Gambling Addiction To Be Treated As A Mental Illness In Spain
Spain’s responsible gambling policies are set to be revised based on information provided by the Dirección General de Ordenación del Juego (DGOJ), the country’s gambling authority. Based on the new policies, gambling addiction will now be considered a mental illness.
The revisions have already been voted for by the Responsible Gaming Advisory Council (CAJR) and are set to take effect soon.
The DGOJ, for its part, is trying to support the revisions by promoting responsible gambling practices in a country whose gross gaming revenue (GGR) continues to rise every year.
By reclassifying gambling addiction as a mental illness, Spain will now be able to earmark government funds toward the treatment and rehabilitation of gambling addicts. The DGOJ and CAJR are currently in the process of developing a criteria that will assist in the diagnosing of problem gamblers and provide them with the appropriate treatment.
DGOJ Bolstering Responsible Gambling
One of the DGOJ’s goals in addressing gambling addiction is to reveal the actual economic and social impact of gambling addiction in Spain. An exclusion system for problem gamblers is also in the works for Spain. A list containing the names of gambling addicts will be developed and maintained by the state, which will be used to prevent problem gamblers from playing in licensed casinos.
Licensed gaming firms have already been asked by the DGOJ to verify their customers’ age and identity to prevent the occurrence of money-laundering and identity theft, as well as protect their own customers.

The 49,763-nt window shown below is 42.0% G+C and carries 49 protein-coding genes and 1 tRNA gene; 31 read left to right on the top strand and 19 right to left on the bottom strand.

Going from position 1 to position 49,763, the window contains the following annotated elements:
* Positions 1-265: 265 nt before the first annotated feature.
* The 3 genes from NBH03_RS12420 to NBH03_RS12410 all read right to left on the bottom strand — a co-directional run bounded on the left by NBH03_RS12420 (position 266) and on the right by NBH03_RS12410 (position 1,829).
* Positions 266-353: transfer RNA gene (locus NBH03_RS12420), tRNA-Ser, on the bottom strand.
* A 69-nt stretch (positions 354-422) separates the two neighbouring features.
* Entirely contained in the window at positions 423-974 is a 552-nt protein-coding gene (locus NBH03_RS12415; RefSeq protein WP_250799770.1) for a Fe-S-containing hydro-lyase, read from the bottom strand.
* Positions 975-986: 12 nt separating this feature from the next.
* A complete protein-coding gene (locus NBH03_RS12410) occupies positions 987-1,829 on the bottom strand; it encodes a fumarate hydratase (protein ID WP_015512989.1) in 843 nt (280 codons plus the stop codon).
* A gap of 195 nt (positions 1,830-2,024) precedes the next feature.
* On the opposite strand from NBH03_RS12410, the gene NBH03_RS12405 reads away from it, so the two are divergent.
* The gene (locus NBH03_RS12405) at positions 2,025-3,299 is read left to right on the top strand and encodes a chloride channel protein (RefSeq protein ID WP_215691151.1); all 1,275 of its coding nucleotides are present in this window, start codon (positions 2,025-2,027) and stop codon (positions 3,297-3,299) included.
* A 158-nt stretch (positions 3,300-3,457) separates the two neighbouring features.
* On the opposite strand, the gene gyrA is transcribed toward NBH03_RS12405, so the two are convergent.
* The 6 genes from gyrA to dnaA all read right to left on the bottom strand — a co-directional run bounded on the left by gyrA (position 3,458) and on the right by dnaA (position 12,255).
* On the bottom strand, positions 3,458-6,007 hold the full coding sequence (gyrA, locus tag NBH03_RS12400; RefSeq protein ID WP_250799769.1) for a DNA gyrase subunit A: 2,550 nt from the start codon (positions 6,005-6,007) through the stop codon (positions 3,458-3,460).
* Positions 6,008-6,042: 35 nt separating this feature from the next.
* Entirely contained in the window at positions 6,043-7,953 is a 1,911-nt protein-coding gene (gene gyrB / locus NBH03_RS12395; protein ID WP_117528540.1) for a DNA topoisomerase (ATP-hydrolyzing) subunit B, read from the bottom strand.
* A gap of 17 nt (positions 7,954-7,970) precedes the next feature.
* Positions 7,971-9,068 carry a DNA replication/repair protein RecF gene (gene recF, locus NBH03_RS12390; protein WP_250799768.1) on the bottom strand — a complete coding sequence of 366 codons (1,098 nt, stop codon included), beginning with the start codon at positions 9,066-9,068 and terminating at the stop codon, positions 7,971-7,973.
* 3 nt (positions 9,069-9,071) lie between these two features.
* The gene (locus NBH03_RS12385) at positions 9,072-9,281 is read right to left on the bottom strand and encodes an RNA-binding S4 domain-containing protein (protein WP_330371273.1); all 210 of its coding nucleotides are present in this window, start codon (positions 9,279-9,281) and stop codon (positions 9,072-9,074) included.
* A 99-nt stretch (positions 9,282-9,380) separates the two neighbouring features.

The new exclusion system will be used by the DGOJ to advise gambling firms on their customers; they will immediately receive a report if they have a problem gambler customer. In support of the new exclusion system, the DGOJ will also have to ensure that the identity verification process is up to date.
Gambling Debate in Spain
Gambling continues to be a hot topic in Spain. The ombudsman of Spain, Francisco Fernandez Marugan has targeted the gambling industry for not having better laws to protect Spaniards. In May 2019, Marugan sought stricter regulations for gambling after a 15 year old won $220,000 from the national lottery. The legal gambling age in Spain is 18.
One point of contention in the gambling debate is how to regulate gambling advertisements in the country. While some segments favour limited gambling advertisements that do not target children and problem gamblers, many are in favour of an outright ban on gambling advertisements, similar to what Italy has done.